The annual Geminid meteor shower should reach its peak late on December 13th, but bright moonlight will wash out most of this year's meteors.
Telescopes make great gifts, and the editors of Sky & Telescope offer some expert advice to help you choose the one that's right for you.
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It's still a full year away, but huge throngs will be watching coast-to-coast when the Moon's shadow slides across the U.S.
After sunset, Mars and Saturn join the star Antares in the southwest — while Venus and Jupiter create a dramatically "double star" low in the west.
Use a telescope to spot Mercury's silhouette crossing the Sun's disk on May 9th for the first time since 2006. View it live using S&T's exclusive webcast.
A nearby comet is moving into view for Northern Hemisphere skywatchers. Despite bright moonlight nearby, you can try to spot it with binoculars and Sky & Telescope's exclusive finder chart.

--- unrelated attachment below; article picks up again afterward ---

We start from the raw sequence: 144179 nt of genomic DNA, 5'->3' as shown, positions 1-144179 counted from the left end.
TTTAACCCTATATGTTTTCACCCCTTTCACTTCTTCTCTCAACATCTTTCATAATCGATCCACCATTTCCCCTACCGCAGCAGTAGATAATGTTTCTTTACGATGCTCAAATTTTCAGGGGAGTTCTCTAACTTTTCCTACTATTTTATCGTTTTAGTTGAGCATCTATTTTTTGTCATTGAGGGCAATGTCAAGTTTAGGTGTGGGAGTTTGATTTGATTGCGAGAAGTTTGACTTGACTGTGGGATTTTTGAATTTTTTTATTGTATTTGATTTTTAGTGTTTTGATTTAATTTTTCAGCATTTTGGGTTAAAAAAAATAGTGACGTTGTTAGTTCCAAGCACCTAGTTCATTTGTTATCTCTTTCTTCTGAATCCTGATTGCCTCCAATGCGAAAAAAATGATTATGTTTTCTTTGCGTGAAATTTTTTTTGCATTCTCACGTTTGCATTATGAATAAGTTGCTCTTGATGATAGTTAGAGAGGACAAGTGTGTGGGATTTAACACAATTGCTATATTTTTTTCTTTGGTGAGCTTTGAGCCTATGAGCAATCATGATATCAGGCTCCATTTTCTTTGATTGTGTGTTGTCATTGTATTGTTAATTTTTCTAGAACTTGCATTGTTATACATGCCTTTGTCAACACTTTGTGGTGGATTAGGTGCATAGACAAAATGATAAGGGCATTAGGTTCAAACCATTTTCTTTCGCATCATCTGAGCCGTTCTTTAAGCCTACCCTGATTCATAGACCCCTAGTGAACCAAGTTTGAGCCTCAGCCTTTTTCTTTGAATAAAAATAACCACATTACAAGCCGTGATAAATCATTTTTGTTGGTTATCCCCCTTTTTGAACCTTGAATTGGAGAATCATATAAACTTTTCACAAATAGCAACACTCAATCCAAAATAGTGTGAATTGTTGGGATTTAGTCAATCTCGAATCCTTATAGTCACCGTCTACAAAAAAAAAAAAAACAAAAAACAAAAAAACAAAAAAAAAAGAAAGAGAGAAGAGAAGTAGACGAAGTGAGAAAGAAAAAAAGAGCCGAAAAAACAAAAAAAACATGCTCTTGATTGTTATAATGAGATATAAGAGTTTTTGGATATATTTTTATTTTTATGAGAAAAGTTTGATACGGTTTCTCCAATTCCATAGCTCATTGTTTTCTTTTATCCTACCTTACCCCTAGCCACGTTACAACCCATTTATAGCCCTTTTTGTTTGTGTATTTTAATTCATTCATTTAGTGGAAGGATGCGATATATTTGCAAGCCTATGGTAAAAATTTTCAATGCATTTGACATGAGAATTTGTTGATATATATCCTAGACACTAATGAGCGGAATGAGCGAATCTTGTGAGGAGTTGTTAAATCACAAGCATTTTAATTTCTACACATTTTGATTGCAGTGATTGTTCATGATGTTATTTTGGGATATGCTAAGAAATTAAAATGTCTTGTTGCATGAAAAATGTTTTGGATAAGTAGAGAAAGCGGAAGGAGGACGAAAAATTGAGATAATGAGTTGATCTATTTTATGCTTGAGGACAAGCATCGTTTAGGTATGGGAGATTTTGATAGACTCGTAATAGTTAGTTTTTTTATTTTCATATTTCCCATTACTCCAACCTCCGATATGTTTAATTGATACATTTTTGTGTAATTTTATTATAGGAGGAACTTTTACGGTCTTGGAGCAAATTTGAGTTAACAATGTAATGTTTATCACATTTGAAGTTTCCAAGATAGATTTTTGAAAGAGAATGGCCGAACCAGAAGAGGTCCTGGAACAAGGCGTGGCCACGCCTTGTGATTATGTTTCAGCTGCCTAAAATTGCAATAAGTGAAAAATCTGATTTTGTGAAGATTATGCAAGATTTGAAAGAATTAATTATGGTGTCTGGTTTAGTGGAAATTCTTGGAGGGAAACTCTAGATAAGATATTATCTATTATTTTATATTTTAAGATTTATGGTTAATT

If it’s clear this coming Sunday and Monday nights, keep a lookout high overhead for the "shooting stars" of the Geminid meteor shower.
Sky & Telescope magazine predicts that the Perseid shower will be at its peak late on Wednesday night (late on August 12th and early morning on the 13th).
After gradually draw closer for weeks, Venus and Jupiter culminate their celestial dance with a dramatically close pairing — just 1⁄3° apart — in the western sky after sunset on Tuesday, June 30th.
Before sunrise on Saturday, April 4th, the Moon skims just inside Earth's deepest shadow during a total eclipse that last only about 12 minutes. Circumstances favor locations in western North America and across the Pacific.
With a small telescope and good sky charts, you can watch a sizable near-Earth asteroid glide among the stars on the night of January 26–27.